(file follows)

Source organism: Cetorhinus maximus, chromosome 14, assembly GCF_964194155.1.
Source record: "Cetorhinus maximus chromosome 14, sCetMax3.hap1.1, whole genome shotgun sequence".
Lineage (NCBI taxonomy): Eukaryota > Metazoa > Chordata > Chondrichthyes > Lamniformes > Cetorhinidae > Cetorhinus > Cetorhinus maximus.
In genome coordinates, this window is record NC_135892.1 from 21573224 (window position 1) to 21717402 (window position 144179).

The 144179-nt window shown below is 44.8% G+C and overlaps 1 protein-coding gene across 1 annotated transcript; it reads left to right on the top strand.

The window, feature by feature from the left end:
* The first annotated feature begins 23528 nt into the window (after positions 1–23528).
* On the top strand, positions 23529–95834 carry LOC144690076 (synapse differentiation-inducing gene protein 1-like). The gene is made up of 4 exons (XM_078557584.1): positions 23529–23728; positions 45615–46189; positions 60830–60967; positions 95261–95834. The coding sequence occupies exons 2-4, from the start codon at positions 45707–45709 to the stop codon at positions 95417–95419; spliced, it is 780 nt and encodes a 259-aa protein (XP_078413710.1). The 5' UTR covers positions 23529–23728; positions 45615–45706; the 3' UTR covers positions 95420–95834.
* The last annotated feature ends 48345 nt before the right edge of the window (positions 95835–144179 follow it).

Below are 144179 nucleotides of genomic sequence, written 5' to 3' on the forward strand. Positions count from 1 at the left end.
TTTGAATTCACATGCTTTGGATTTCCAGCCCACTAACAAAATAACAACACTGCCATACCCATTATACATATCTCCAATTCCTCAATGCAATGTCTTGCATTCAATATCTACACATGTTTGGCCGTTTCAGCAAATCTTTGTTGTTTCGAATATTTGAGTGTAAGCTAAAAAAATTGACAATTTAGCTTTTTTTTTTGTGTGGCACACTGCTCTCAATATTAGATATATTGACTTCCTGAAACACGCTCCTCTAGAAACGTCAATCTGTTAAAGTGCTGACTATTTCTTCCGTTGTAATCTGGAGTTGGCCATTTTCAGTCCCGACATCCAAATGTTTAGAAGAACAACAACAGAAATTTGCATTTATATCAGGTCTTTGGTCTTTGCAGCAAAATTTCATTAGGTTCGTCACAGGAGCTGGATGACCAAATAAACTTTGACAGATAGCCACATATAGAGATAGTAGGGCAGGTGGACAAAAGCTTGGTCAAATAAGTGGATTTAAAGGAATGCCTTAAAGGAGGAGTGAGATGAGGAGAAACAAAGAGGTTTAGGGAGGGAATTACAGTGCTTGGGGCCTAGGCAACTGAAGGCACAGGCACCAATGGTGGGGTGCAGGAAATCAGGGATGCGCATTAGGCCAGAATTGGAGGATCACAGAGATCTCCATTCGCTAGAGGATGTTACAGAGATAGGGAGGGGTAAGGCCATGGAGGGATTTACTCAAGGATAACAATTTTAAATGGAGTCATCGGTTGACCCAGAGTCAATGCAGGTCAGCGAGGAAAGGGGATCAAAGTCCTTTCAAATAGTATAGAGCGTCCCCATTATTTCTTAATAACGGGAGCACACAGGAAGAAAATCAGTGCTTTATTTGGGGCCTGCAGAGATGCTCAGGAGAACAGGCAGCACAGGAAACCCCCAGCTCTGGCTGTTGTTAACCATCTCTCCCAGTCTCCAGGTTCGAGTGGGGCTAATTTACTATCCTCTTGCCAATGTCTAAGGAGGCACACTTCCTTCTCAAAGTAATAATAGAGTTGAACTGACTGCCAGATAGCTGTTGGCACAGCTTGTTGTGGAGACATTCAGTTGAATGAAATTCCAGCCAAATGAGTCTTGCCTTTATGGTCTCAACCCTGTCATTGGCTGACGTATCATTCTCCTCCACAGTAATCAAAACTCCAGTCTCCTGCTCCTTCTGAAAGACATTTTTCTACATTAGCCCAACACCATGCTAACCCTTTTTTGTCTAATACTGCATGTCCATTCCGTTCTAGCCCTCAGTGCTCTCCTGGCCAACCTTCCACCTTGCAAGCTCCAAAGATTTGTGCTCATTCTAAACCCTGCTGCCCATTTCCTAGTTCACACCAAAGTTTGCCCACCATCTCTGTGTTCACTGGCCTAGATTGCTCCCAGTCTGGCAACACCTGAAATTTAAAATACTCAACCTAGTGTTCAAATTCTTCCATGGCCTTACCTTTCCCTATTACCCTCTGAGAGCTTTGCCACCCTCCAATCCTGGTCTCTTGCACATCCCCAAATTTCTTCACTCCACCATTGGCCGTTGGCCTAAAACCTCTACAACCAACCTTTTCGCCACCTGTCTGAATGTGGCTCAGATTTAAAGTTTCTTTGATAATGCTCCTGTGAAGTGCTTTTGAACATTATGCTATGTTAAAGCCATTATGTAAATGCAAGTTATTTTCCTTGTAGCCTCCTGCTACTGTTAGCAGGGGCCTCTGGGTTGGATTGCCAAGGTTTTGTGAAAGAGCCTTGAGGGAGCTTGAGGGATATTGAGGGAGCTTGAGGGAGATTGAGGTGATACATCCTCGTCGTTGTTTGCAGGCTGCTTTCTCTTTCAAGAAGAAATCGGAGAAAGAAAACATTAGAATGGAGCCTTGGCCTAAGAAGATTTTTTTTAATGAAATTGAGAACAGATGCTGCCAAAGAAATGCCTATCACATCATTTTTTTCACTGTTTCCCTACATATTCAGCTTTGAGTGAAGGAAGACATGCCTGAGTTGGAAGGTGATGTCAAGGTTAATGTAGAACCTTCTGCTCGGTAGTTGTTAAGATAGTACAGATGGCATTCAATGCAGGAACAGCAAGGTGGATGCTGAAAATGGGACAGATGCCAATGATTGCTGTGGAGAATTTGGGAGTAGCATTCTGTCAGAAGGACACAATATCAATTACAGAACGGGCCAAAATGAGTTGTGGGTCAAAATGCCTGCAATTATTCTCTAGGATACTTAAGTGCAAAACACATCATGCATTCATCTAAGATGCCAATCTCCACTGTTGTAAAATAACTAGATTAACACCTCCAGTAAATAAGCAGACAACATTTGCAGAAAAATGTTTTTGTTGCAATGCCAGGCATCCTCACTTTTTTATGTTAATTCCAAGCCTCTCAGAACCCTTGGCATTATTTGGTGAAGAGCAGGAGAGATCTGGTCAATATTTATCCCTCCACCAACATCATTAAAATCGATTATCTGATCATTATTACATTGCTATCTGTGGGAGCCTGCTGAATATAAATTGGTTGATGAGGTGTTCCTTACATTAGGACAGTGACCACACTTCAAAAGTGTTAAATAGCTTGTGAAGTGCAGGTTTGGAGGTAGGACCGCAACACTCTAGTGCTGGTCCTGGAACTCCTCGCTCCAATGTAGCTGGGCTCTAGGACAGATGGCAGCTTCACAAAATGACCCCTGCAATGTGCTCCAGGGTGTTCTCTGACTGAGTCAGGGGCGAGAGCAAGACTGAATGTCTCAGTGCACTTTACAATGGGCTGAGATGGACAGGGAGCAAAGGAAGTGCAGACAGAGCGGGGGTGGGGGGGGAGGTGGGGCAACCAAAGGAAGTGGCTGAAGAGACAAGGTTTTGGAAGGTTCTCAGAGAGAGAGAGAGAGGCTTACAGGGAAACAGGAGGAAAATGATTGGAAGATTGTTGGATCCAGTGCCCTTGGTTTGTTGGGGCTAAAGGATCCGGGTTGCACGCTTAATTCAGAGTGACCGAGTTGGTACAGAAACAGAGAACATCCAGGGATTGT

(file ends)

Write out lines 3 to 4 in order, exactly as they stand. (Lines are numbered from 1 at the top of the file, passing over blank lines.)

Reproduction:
Lineage (NCBI taxonomy): Eukaryota > Metazoa > Chordata > Chondrichthyes > Lamniformes > Cetorhinidae > Cetorhinus > Cetorhinus maximus.
In genome coordinates, this window is record NC_135892.1 from 21573224 (window position 1) to 21717402 (window position 144179).